Oct 9, 2014

[TV] The Fall: Series 1

The 2013 season for US network television was a little underwhelming for me and the few shows that I was starting to enjoy (like Almost Human) naturally got cancelled due to poor ratings. More and more I feel that I should be investing more time in the stuff showing in other countries other than the US since the quality tends to be pretty impressive.

Case in point, take the Irish-British crime drama The Fall, which features the one and only Gillian Anderson. As much as it has been quite the delight to catch her limited participation in shows like Hannibal, it was nice to have her as lead again. And man, this show really played to many of her strengths.

It still amazes me how focused television narratives are over there. I mean on the one hand you have US networks creating these large-scale stories that can go as far as 24 episodes and then some. But then here you have 3-6 episode stories that just have so much more meat in them and in the end the results kind of blow you away.

And that's what this show did for me - it totally blew me away.

Synopsis: The Fall is an Irish-British crime dramas as produced by Artists Studio with Jakob Verbruggen directing. The screenplay was written by Allan Cubitt and it aired on RTÉ One in Ireland and BBC Two in the UK.

We first follow around an unknown figure (Jamie Dornan) who appears to be breaking into a whole. Over time it is revealed that this is our target - a serial killer operating in a Northern Island town. Beyond that, he's actually a therapist by day and one who focuses on couple's counseling - perhaps as a way to meet his potential victims. And a good part of the show involves following him around and seeing his side of the story.

On the flip side we have Detective Superintendent Stella Gibson (Gillian Anderson) of the Metropolitan Police being called in to aid the Police Service of Northern Ireland in their investigation of a series of murders. There's a natural aversion to start calling them serial killings and Stella will determine if there is indeed a connection between the deaths. And under her guidance, the local police detectives will need to work together to find the killer before it's too late.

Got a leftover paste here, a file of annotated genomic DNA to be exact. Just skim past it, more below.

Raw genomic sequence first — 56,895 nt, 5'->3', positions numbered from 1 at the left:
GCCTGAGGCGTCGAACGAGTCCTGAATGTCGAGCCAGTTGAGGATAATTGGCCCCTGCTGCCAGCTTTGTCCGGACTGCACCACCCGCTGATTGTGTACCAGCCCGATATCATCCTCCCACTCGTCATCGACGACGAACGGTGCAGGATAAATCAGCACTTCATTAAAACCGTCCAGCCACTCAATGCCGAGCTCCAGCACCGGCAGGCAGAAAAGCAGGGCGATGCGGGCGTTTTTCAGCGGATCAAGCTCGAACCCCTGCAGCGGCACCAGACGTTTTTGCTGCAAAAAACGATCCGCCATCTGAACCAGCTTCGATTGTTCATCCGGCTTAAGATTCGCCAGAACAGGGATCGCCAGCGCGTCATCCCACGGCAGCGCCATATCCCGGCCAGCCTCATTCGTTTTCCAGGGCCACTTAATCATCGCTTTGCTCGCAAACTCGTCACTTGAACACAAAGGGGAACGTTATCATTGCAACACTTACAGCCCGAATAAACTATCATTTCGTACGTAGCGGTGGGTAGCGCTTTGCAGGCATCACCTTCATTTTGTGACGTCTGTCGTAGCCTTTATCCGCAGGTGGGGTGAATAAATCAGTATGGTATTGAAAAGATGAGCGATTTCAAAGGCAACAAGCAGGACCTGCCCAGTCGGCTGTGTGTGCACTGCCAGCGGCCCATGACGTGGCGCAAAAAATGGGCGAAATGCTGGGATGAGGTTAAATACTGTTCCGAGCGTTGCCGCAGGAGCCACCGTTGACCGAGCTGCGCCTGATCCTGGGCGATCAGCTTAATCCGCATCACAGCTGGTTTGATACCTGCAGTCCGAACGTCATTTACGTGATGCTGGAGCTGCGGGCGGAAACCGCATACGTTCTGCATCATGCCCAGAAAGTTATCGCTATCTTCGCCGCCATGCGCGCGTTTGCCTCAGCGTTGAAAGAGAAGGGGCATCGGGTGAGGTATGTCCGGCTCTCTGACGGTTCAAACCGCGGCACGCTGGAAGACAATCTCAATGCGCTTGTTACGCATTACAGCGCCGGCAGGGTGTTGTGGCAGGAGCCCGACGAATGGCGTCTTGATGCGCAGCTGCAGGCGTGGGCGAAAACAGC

This is definitely a "slow burn" sort of narrative experience, which almost seem strange given the fact the series is limited to 5 episodes. But it doesn't feel like that they had to stretch out the story or anything like that. If anything there was a very deliberate pace to things that gives the show a more measured build-up. So another way of putting things is that they chose to set up more plot elements before everything starts moving forward more aggressively. And man, things escalate quickly enough.

In a similar fashion, it takes a while before Gillian Anderson's character really warms up - but not in an emotional sense. She's a rather stoic individual who sees the world in very clear terms. And she's presented to us as being very assured in herself and confident in her own sexuality. Thus we see her getting into a one-night stand of her own choosing instead of being "picked up" by a guy. But as the mystery unfold we realize that she has been focused on gathering more and more evidence before jumping to a conclusion. And once she has the pieces she needs, the way that she assembles the profile of their killer feels practically like magic.

But the real stand out star of this production is actually the "villain" - at least from my perspective. Dornan's character, Paul Spector. If this were a US production, we'd probably indulge in how he kills his victims and show as much of the crimes as possible. Instead we get a lot more of Paul with his family, interacting with his children and handling patients at his day job. And as much as we are also shown how he prepares for some of his crimes or how he stalks his victims, we don't show a heck of a lot of how the crimes actually unfold. And thus we continue to rely on the police to unravel the mystery for us as Gibson tries to get into his head only using the limited clues that he leaves behind.

The director had a clear vision for what he wanted to do and his aesthetic is rather strong. He does get get a little heavy-handed with juxtaposition moments as we keep comparing and contrasting so many events. It was interesting to see the first time around but as it happened again and again throughout the series, it felt a little bit too much. But that's just one minor issue - the rest of the series is pretty compelling with later events nicely foreshadowed, but not obviously so.

The Fall was one of the best pieces of new television to come out of 2013 and I'm glad that it has been confirmed for a second series. The show does end on a bit of a painful note that tends to have people going "That's it?" - but then it sort of makes sense over time. Thus the show gets 4 disturbing juxtapositions of light and dark moments out of a possible 5.


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